Volume V

Ion Propulsion: Exploring Space in the 21st Century

2019-01-10T11:19:23-08:00 October 18th, 2004|Aerospace Engineering, Issue V, Physics, Volume V|

Electric or ion propulsion is the newest propulsion system that NASA has put into successful operation. The Deep Space 1 mission used the ion engine as its primary propulsion system and tested its capabilities for the 21st century. Its advantages over conventional propulsion include lower fuel weight, much higher fuel efficiency, and longer operational life. [...]

Curves of Steel: CATIA and the Walt Disney Concert Hall

2019-01-10T10:47:29-08:00 January 1st, 2004|Building & Architecture, Computer Science, Issue V, Volume V|

The Walt Disney Concert Hall, designed by architect Frank Gehry, makes extensive use of computer technology. Without the use of CATIA (Computer-Aided Three-Dimensional Interactive Application), construction of the concert hall would have been impossible. After a physical model is built, the model is scanned by a laser device that transmits coordinates to the CATIA program. [...]

The Changing Face of Paintball

2019-01-10T10:49:13-08:00 December 7th, 2003|Issue V, Mechanical Engineering, Sports & Recreation, Volume V|

At its essence, paintball is about marking other players with gelatin capsules filled with colored dye shot from a gun powered by compressed gas. While the fundamentals of the game have not changed since its inception, the technologies behind many of its principles have advanced. Fuelling this change is the development of newer, more sophisticated [...]

The Chemistry Behind Moisturizers

2019-01-10T10:59:53-08:00 December 4th, 2003|Chemical Engineering, Issue V, Lifestyle, Volume V|

The skin is a complex organ with many layers. Its structure is designed to minimize moisture loss from the body while preventing foreign materials from entering. To accomplish these functions, the skin must have a protective covering of lipids, or oil-soluble molecules. Exposure to everyday conditions can strip the skin of its protective lipid covering. [...]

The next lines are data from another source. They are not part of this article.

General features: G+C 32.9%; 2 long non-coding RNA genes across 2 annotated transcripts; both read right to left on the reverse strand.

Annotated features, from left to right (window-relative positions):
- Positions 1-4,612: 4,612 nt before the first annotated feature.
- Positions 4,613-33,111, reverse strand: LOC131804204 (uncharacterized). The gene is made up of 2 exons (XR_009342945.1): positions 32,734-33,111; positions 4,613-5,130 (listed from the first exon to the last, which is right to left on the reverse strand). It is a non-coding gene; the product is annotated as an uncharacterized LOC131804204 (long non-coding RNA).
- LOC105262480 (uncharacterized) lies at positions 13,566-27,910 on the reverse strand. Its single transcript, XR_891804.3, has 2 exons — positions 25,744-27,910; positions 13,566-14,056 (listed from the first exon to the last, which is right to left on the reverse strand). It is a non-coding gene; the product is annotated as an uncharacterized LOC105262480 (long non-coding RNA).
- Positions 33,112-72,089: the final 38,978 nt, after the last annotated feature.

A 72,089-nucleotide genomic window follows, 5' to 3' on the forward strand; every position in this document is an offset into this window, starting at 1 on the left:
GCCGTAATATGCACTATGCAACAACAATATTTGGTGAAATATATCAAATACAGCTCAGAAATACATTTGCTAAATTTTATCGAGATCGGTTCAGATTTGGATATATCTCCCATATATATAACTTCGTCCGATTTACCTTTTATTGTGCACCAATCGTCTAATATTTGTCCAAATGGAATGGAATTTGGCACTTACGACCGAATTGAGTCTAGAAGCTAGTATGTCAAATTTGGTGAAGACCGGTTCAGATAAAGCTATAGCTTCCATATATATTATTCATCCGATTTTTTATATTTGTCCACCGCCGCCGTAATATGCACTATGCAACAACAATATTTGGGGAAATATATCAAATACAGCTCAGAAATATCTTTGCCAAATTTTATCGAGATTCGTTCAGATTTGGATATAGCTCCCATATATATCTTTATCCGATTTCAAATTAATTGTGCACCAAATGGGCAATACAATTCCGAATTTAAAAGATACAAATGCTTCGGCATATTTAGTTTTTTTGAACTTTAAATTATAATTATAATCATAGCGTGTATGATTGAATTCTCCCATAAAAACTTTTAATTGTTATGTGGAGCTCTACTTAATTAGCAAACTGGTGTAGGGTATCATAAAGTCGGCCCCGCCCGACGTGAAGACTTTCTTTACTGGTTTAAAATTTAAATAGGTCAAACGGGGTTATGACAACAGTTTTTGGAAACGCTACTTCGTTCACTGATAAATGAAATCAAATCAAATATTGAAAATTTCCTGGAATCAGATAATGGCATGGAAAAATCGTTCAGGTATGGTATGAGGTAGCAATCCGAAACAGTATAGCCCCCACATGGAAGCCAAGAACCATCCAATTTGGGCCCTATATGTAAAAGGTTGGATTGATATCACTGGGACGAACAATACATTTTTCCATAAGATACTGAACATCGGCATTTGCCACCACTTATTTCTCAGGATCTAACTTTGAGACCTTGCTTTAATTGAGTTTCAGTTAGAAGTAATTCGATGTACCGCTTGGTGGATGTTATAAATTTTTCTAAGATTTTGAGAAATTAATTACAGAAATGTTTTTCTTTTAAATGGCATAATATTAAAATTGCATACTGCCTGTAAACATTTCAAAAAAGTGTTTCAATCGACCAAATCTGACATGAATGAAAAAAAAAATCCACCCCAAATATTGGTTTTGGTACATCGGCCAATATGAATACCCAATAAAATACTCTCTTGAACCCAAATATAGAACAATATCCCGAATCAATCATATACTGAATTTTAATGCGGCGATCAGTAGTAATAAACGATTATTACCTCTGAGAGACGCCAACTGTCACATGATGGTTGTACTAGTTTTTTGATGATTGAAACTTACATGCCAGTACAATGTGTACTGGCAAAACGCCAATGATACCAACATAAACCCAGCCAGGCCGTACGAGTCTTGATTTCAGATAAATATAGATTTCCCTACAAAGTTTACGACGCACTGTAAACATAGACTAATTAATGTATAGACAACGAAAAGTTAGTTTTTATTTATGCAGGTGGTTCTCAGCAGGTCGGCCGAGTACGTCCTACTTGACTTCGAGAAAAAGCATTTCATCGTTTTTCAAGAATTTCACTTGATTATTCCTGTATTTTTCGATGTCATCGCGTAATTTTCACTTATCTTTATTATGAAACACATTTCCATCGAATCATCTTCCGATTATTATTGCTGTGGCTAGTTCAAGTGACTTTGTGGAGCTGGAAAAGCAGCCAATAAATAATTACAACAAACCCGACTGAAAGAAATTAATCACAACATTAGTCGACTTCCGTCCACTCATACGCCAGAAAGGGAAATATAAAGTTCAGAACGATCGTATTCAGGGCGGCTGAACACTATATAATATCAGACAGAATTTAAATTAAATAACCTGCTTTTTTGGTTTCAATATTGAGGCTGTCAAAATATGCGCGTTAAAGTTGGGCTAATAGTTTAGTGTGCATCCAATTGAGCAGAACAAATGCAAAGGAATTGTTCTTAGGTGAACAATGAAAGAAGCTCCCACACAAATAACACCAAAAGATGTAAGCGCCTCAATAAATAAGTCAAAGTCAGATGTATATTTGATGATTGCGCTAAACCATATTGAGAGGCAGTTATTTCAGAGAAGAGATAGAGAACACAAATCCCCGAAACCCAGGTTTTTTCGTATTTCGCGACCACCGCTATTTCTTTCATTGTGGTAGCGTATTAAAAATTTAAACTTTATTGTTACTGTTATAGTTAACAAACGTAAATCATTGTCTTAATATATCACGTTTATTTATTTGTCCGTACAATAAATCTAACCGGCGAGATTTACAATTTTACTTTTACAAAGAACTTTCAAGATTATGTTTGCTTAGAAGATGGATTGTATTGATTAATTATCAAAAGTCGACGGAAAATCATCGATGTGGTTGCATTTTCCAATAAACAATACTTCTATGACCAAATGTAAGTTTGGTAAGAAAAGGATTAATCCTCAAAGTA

If you GNU what I GNU

2019-01-10T10:53:07-08:00 December 4th, 2003|Computer Science, Issue V, Volume V|

The world of computing is a constantly evolving model of technological innovation, financial gain and ruin, and philosophical ideals. The open source revolution has placed these three branches of the industry in the spotlight, shaking the traditional foundations of the technology market. In a world of secrecy, and even deception, some programmers are taking a [...]

Directional Audio

2019-01-10T10:51:45-08:00 May 5th, 2003|Electrical Engineering, Entertainment, Issue IV, Lifestyle, Volume V|

A collection of recently developed audio technologies allows for the creation of thin, directional sound beams. With this type of equipment, focused streams of sound can be pointed exactly where the user wants them. Directional sound technology will likely see widespread adoption in the near future as engineers continue developing sound beam technology for numerous [...]

Satellites: Made to Soar

2019-01-10T10:57:57-08:00 May 5th, 2003|Aerospace Engineering, Communication, Electrical Engineering, Issue III, Volume V|

The launch of Sputnik in 1957 by the USSR marked the beginning of the satellite era. The next half-century saw new research and development that changed satellites into the useful tool of contemporary society. Modern satellites can help locate people all over the world, aid in scientific research, and perform many other valuable functions. Introduction [...]

Radio Frequency Identification Devices (RFID) and Their Implications for the Future

2019-01-10T11:03:22-08:00 May 4th, 2003|Computer Science, Electrical Engineering, Issue II, Volume V|